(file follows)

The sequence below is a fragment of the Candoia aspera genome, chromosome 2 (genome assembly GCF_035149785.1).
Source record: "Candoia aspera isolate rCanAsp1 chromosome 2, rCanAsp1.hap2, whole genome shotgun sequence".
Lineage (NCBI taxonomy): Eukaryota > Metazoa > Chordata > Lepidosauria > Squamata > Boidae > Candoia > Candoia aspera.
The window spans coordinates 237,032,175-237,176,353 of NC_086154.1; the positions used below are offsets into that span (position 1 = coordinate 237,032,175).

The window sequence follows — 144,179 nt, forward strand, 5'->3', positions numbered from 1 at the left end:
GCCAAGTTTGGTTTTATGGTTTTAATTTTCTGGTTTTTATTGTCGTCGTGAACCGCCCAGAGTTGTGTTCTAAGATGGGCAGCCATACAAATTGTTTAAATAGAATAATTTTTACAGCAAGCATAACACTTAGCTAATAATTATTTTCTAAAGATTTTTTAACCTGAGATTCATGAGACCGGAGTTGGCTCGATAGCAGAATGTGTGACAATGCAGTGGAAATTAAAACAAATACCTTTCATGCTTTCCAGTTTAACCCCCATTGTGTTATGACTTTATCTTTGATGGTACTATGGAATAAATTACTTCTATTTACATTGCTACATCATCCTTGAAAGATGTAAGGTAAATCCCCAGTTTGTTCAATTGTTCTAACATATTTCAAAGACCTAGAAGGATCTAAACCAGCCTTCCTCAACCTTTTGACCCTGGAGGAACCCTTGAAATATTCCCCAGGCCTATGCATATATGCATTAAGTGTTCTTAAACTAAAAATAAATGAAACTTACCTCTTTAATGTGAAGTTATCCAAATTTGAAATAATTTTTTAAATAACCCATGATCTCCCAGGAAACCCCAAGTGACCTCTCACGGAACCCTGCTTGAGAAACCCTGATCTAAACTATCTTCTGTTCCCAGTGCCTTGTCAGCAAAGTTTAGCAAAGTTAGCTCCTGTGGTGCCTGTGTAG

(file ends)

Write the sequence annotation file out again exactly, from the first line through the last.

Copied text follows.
The sequence below is a fragment of the Candoia aspera genome, chromosome 2 (genome assembly GCF_035149785.1).
Source record: "Candoia aspera isolate rCanAsp1 chromosome 2, rCanAsp1.hap2, whole genome shotgun sequence".
Lineage (NCBI taxonomy): Eukaryota > Metazoa > Chordata > Lepidosauria > Squamata > Boidae > Candoia > Candoia aspera.
The window spans coordinates 237,032,175-237,176,353 of NC_086154.1; the positions used below are offsets into that span (position 1 = coordinate 237,032,175).

The window sequence follows — 144,179 nt, forward strand, 5'->3', positions numbered from 1 at the left end:
GCCAAGTTTGGTTTTATGGTTTTAATTTTCTGGTTTTTATTGTCGTCGTGAACCGCCCAGAGTTGTGTTCTAAGATGGGCAGCCATACAAATTGTTTAAATAGAATAATTTTTACAGCAAGCATAACACTTAGCTAATAATTATTTTCTAAAGATTTTTTAACCTGAGATTCATGAGACCGGAGTTGGCTCGATAGCAGAATGTGTGACAATGCAGTGGAAATTAAAACAAATACCTTTCATGCTTTCCAGTTTAACCCCCATTGTGTTATGACTTTATCTTTGATGGTACTATGGAATAAATTACTTCTATTTACATTGCTACATCATCCTTGAAAGATGTAAGGTAAATCCCCAGTTTGTTCAATTGTTCTAACATATTTCAAAGACCTAGAAGGATCTAAACCAGCCTTCCTCAACCTTTTGACCCTGGAGGAACCCTTGAAATATTCCCCAGGCCTATGCATATATGCATTAAGTGTTCTTAAACTAAAAATAAATGAAACTTACCTCTTTAATGTGAAGTTATCCAAATTTGAAATAATTTTTTAAATAACCCATGATCTCCCAGGAAACCCCAAGTGACCTCTCACGGAACCCTGCTTGAGAAACCCTGATCTAAACTATCTTCTGTTCCCAGTGCCTTGTCAGCAAAGTTTAGCAAAGTTAGCTCCTGTGGTGCCTGTGTAG